Although conservatives attack proposals promoting economic justice and equity as dangerous because they could lead to a totalitarian socialist system, such policies have long been a part of the US system. After all, the Green New Deal is named after the New Deal, which was introduced during the Great Depression to protect the poor, strengthen labour rights and impose strict regulation on the financial system.
At the same time, Americans are increasingly in favour of a major overhaul of the system, due to the problematic and corruptive nature of the current one. Existing and proposed government programmes of economic redistribution and equity are popular. Socialism is also gaining popularity, even surpassing capitalism among Democrats, particularly millennials. Such policies, which translate into more democratic ownership and control over the government and greater public accountability, most certainly frighten the wealthy for their effectiveness and political popularity.
If members of the “one percent” truly care about the widening wealth gap, they should not resist the implementation of these policies. An overhaul of the system might make them less wealthy, but ultimately will not be to their detriment. A profit can still be made if workers are paid dignified salaries, provided proper healthcare, and granted social and labour rights.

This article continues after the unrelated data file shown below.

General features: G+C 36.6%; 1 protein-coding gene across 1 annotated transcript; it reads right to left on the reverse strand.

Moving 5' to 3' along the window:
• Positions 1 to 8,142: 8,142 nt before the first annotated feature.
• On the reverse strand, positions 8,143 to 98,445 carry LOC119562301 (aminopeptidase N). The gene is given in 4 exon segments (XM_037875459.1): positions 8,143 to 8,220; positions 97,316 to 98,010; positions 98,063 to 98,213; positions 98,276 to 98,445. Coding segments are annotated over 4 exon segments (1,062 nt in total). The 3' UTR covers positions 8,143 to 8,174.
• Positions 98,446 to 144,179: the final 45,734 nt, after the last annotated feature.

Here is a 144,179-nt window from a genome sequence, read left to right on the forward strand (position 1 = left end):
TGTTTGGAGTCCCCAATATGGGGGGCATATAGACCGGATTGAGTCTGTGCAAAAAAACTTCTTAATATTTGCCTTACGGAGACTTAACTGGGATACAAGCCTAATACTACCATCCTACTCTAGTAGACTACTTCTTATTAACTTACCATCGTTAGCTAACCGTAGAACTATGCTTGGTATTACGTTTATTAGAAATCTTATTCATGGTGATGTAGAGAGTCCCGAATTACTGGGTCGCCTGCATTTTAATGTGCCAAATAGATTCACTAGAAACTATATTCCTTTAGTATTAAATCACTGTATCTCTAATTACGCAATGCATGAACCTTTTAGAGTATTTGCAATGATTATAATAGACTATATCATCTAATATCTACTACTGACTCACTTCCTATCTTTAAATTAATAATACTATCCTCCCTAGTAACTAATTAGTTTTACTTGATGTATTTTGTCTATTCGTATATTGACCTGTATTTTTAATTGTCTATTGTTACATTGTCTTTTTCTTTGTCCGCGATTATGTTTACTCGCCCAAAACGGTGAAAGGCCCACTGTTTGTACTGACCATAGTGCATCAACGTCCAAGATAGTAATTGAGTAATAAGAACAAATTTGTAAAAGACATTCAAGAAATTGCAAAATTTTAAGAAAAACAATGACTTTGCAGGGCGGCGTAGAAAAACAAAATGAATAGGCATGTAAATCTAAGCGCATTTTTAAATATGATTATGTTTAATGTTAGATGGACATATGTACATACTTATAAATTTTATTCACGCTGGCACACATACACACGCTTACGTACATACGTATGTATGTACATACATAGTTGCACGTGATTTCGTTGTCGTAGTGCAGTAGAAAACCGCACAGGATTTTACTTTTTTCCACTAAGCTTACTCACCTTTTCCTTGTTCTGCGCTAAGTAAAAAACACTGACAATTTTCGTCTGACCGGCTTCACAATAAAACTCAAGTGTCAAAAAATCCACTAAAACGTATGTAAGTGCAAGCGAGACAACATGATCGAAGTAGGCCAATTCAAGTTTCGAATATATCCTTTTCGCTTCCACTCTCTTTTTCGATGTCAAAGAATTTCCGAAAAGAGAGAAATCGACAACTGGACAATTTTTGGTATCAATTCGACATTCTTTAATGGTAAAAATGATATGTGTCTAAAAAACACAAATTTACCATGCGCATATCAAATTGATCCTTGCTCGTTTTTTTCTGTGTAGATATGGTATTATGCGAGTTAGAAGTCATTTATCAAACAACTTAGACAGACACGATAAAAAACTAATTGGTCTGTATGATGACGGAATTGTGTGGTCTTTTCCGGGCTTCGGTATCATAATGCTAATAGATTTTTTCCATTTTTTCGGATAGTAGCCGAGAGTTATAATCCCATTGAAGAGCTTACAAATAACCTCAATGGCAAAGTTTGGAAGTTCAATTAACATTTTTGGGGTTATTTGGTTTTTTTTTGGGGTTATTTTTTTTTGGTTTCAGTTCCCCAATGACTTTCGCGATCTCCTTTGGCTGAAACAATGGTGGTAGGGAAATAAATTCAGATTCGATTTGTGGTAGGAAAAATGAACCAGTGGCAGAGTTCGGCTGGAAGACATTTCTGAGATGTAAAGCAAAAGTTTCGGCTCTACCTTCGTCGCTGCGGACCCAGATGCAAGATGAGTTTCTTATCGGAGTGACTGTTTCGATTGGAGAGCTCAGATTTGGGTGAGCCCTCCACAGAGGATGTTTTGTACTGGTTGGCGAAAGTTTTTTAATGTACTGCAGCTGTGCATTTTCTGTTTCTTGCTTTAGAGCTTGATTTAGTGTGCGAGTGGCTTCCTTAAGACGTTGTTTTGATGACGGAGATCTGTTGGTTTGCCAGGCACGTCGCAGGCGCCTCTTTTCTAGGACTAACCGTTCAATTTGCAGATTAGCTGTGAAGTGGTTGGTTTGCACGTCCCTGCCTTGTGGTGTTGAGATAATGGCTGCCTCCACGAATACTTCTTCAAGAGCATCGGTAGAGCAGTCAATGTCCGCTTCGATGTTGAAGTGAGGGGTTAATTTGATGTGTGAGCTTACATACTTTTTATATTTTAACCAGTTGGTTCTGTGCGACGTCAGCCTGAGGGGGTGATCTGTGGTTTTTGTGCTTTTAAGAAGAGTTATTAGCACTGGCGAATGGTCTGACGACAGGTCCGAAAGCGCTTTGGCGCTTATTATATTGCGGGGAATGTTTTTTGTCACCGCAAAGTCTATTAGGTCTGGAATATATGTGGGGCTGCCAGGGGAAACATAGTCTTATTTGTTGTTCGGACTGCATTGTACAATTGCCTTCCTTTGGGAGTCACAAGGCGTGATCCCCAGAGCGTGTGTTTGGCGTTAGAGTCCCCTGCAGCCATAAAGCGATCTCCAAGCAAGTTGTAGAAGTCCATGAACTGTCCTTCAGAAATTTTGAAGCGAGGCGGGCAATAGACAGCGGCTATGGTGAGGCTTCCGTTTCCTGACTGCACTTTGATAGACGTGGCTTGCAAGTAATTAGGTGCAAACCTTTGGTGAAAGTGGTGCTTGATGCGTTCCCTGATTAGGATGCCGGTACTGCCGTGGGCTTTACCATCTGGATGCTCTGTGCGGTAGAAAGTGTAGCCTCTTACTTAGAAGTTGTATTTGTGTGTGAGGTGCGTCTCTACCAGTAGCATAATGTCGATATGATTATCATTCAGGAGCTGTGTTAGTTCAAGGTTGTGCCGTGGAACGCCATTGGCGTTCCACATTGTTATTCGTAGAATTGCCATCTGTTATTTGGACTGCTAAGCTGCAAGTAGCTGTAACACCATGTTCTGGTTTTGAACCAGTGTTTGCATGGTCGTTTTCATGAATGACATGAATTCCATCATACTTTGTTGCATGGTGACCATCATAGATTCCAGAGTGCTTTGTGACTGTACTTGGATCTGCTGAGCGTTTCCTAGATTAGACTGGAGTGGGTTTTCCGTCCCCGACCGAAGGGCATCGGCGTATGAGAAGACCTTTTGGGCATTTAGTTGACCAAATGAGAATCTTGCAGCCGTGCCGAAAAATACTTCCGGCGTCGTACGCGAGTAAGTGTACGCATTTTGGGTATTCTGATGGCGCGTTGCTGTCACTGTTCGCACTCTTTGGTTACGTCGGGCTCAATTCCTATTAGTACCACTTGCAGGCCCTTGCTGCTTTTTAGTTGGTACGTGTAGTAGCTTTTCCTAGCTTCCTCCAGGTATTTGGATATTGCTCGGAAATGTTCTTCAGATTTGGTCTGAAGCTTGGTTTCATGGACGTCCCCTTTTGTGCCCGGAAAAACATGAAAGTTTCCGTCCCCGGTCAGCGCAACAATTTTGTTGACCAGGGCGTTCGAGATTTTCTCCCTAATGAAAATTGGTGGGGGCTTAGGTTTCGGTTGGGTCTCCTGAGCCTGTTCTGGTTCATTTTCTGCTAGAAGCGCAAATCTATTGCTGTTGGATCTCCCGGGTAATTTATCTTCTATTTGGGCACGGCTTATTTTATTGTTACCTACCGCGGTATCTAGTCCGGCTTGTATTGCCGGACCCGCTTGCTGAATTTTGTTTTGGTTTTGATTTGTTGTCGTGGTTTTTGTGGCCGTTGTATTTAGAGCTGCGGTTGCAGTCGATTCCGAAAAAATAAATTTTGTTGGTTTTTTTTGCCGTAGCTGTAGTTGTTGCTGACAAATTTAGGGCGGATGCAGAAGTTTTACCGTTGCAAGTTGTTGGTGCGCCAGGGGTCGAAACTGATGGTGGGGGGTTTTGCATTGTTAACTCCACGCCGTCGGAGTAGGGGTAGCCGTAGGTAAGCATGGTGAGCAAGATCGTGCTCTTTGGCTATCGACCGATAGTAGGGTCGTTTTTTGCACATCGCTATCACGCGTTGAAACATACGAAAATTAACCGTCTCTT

Indeed the choice of the “one percent” is reduced to either living in a more equal and just society or facing the wrath of angry impoverished masses.
The views expressed in this article are the author’s own and do not necessarily reflect Al Jazeera’s editorial stance.
A teenager died in a shooting at a Colorado high school – days before his graduation – while charging one of the attackers, his classmates say.
Eighteen-year-old Kendrick Castillo was the only fatality in Tuesday’s assault allegedly by two students near Denver.
Eight other pupils were injured before the assailants were arrested.
The attack took place just 8km (5 miles) from Columbine High School, the site of one of the country’s most notorious shootings 20 years ago.
America’s latest school shooting unfolded at the STEM – science, technology, engineering and math – School Highlands Ranch in an affluent suburb of Denver.
‘I wish he had gone and hid’
Classmate Nui Giasolli told US media she was in her British literature class when one of the suspects turned up late and pulled out a gun.
Kendrick lunged at the gunman, “giving us all enough time to get underneath our desks to get ourselves safe, to run across the room to escape”, she said.